I am writing today to announce the closure of the New Mexico Independent. After three and a half years of operation in New Mexico, the board of the American Independent News Network, has decided to shift publication of its news…
Martinez budget proposal cuts 3 percent
Susana Martinez says her budget proposal, released Tuesday, will cut state spending by three percent and won’t raise taxes. The proposal is based on estimates from December 2010 that the state’s revenues will increase 4.4 percent from fiscal year 2011 to fiscal year 2012.
Martinez’s budget plan would cut administrative costs from education, roll back the film subsidy program put into place by Gov. Bill Richardson and sizably cut the state environment department.
According to the Associated Press, Martinez’s budget would call for many state workers to put more of their paycheck towards the pension fund, with the state kicking in less.
Like the legislative panel, Martinez gained much of her proposed savings by requiring state workers and some educational employees to pay an additional 2 percent of their salaries for their pensions. The state would reduce its pension payments by a similar amount, saving about $39 million next year.
Martinez would apply the pension shift to public employees except teachers and educational assistants. She said that would help protect those who provide classroom instruction for students.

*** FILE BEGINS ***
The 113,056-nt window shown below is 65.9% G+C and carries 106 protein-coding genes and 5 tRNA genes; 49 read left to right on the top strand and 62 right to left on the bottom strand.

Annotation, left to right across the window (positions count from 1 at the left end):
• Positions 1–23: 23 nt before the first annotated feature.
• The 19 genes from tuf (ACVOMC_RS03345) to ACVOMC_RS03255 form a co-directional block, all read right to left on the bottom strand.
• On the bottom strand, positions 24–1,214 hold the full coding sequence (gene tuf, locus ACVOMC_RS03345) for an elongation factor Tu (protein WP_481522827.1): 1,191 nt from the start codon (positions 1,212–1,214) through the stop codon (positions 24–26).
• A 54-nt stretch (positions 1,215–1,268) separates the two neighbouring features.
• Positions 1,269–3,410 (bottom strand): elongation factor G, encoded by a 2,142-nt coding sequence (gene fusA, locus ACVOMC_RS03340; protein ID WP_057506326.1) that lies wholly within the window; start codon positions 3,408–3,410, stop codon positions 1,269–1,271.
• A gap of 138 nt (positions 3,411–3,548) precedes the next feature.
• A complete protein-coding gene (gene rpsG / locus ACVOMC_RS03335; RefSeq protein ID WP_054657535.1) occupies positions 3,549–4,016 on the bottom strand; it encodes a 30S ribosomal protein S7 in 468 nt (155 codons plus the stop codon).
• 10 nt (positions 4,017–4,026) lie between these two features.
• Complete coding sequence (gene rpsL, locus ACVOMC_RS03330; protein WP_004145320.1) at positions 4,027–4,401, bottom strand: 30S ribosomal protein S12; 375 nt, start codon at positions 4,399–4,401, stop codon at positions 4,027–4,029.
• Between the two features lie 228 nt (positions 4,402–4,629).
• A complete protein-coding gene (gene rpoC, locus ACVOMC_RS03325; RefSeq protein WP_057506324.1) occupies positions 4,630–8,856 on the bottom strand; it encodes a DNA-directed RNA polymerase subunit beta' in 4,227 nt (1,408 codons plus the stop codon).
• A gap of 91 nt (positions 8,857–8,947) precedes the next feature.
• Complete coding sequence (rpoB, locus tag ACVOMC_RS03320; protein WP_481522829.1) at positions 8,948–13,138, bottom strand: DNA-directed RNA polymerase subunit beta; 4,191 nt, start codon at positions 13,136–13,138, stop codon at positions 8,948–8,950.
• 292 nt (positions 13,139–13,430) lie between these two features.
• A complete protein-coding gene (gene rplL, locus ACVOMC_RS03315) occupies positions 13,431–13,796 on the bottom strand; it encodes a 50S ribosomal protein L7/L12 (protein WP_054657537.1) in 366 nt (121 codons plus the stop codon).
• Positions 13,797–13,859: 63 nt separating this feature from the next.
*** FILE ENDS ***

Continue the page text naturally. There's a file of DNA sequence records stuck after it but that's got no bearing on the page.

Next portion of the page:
A worker earning about $43,000 a year would see an estimated $32 drop in each paycheck because of the higher pension payments, according to the administration.
One of the big differences between Martinez’s budget plan and the plan put forward by the Legislative Finance Committee deals with the state corrections agency. While the LFC suggested cutting the budget by $11 million, Martinez said this would result in the “early release of prisoners” and chose not to cut the corrections budget as dramatically as the LFC proposed.
The Santa Fe New Mexican said that powerful legislator Luciano “Lucky” Varela, D-Santa Fe, said the legislator needed to “look at the revenue side” and tax increases. Martinez made a campaign promise not to raise taxes.
Martinez had also supported more money for the state auditor. However, her budget shows a decrease in that office’s budget. The proposed budget cuts 8.8 percent fro the state auditor’s budget from total funds and 0.9 percent in general funds.
Martinez’s budget also includes 1.5 percent cut to education, which she said said during a press conference would come from “the bureaucracy.”
The state legislature will begin working on a budget when the 2011 session begins on Tuesday.